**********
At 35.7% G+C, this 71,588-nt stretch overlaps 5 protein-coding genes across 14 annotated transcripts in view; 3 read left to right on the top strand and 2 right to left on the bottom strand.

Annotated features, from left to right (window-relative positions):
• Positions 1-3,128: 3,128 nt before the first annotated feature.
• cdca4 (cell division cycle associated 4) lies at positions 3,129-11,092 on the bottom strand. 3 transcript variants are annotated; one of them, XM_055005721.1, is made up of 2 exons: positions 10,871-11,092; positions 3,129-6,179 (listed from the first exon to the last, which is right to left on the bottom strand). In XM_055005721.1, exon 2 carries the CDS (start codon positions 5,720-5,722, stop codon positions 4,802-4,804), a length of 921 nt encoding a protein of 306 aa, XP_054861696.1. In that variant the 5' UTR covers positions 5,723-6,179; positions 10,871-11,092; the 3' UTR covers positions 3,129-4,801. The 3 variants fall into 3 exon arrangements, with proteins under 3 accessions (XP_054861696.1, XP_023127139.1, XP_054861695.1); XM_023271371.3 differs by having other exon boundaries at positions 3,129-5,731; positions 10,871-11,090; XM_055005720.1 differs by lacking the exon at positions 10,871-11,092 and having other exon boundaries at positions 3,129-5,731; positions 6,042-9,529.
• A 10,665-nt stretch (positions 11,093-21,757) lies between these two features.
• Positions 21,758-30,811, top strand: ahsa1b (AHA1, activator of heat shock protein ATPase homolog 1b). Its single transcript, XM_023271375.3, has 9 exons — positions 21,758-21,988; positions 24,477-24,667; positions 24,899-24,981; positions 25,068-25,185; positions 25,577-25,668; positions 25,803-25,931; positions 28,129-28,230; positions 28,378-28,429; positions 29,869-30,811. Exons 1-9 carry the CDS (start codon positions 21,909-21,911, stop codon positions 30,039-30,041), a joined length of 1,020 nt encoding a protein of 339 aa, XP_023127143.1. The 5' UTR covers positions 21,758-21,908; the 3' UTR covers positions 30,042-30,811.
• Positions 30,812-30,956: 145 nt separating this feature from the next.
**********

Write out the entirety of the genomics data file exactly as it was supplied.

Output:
At 35.7% G+C, this 71,588-nt stretch overlaps 5 protein-coding genes across 14 annotated transcripts in view; 3 read left to right on the top strand and 2 right to left on the bottom strand.

Annotated features, from left to right (window-relative positions):
• Positions 1-3,128: 3,128 nt before the first annotated feature.
• cdca4 (cell division cycle associated 4) lies at positions 3,129-11,092 on the bottom strand. 3 transcript variants are annotated; one of them, XM_055005721.1, is made up of 2 exons: positions 10,871-11,092; positions 3,129-6,179 (listed from the first exon to the last, which is right to left on the bottom strand). In XM_055005721.1, exon 2 carries the CDS (start codon positions 5,720-5,722, stop codon positions 4,802-4,804), a length of 921 nt encoding a protein of 306 aa, XP_054861696.1. In that variant the 5' UTR covers positions 5,723-6,179; positions 10,871-11,092; the 3' UTR covers positions 3,129-4,801. The 3 variants fall into 3 exon arrangements, with proteins under 3 accessions (XP_054861696.1, XP_023127139.1, XP_054861695.1); XM_023271371.3 differs by having other exon boundaries at positions 3,129-5,731; positions 10,871-11,090; XM_055005720.1 differs by lacking the exon at positions 10,871-11,092 and having other exon boundaries at positions 3,129-5,731; positions 6,042-9,529.
• A 10,665-nt stretch (positions 11,093-21,757) lies between these two features.
• Positions 21,758-30,811, top strand: ahsa1b (AHA1, activator of heat shock protein ATPase homolog 1b). Its single transcript, XM_023271375.3, has 9 exons — positions 21,758-21,988; positions 24,477-24,667; positions 24,899-24,981; positions 25,068-25,185; positions 25,577-25,668; positions 25,803-25,931; positions 28,129-28,230; positions 28,378-28,429; positions 29,869-30,811. Exons 1-9 carry the CDS (start codon positions 21,909-21,911, stop codon positions 30,039-30,041), a joined length of 1,020 nt encoding a protein of 339 aa, XP_023127143.1. The 5' UTR covers positions 21,758-21,908; the 3' UTR covers positions 30,042-30,811.
• Positions 30,812-30,956: 145 nt separating this feature from the next.